Antonio Francisco Xavier Joseph Soler was born in 1729 in the Spanish province of Tarragona, the son of an army musician. His earliest musical instruction came from his father, who took him to the Abbey of Montserrat, where he was encouraged to join the choir at the age of six. Here, he became highly proficient on the organ, and studied composition. It may have been this early exposure to religious life that made the young Soler to decide to spend the rest of his life in the church. He accepted various musical posts in the church, including organist at El Escorial. He became a novice there in 1752, deacon, priest and chapel master – the latter position after 1757. He was requested by King Carlos III to teach his two sons Gabriel and Antonio. Antonio was the more musical of the princes, and for him Soler composed his 6 concertos for two organs.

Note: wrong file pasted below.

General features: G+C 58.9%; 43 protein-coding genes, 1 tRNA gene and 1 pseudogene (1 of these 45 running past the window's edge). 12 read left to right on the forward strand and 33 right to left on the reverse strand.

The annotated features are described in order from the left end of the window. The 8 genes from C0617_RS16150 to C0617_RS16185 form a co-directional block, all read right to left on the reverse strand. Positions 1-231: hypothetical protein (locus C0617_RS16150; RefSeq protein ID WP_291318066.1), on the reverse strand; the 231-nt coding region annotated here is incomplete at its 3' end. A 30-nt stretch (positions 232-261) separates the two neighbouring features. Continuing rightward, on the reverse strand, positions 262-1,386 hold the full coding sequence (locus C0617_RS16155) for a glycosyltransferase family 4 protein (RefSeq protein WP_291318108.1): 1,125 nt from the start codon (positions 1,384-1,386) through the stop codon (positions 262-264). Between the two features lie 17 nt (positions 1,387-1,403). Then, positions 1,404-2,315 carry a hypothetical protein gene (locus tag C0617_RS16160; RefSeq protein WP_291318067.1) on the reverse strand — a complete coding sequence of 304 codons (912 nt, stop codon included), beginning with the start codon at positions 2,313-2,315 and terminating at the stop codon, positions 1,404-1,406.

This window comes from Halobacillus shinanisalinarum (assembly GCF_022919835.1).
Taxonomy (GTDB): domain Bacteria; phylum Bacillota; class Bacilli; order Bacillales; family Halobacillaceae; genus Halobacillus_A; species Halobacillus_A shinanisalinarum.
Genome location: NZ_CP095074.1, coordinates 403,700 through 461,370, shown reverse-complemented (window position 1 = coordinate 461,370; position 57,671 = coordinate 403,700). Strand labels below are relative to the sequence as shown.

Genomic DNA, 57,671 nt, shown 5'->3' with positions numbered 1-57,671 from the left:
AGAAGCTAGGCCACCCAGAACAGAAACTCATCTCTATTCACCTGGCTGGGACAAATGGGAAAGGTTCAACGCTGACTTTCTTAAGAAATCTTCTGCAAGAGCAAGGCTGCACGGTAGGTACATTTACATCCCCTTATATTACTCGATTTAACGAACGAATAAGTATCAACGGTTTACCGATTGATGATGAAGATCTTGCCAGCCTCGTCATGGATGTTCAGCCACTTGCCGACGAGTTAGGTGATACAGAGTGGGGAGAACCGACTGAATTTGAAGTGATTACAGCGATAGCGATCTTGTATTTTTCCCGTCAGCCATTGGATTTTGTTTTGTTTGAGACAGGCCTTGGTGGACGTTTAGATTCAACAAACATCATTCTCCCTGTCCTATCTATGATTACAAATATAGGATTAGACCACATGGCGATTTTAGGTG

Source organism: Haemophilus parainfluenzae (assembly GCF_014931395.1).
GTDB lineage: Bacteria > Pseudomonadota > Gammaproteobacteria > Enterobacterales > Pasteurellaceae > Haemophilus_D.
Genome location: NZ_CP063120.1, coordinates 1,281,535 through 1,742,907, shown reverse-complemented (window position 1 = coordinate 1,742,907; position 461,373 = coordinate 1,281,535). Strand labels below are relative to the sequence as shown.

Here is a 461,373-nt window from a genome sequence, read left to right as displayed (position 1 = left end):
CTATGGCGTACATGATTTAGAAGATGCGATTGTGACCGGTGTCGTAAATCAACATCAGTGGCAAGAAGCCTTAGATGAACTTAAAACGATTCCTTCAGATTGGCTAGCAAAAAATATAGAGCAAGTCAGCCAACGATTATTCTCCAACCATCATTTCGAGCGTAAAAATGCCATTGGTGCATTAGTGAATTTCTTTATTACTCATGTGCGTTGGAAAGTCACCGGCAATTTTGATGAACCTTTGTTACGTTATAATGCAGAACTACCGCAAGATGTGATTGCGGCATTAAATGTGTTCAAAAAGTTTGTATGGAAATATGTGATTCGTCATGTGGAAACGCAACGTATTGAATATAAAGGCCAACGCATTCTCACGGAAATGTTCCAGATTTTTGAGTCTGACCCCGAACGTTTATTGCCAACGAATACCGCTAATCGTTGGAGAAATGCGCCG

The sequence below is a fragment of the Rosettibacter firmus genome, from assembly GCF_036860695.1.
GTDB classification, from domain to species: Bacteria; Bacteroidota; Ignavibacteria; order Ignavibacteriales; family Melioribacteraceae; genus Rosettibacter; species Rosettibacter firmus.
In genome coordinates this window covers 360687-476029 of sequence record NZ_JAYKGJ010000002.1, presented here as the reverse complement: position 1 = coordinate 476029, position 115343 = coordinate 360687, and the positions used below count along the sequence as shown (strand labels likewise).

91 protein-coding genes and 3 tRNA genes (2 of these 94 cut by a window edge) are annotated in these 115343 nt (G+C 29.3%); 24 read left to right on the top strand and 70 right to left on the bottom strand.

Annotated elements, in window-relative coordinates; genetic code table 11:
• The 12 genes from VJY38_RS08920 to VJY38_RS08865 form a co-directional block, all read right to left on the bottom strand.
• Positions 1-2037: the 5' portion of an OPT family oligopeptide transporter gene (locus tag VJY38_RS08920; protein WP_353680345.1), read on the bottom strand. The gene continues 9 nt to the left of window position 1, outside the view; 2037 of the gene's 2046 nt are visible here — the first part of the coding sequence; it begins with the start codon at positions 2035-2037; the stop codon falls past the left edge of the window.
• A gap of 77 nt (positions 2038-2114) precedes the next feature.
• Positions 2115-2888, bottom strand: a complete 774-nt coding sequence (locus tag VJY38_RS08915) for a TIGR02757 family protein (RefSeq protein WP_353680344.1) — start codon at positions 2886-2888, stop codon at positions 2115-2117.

Soler came into contact with Domenico Scarlatti who was employed by the Royal Family, and whose music was exclusive to the court and banned from performance outside of the palace. Soler’s 150 keyboard works (written for Prince Gabriel) are dazzling affairs, and test the harpsichords and fortepianos of the time to their limits. Although the influence of Scarlatti can be detected, these are truly Spanish works, and exude Iberian colour and rhythms.
Eighteen sonatas by one of the most enigmatic but important keyboard composers of the 18th Century.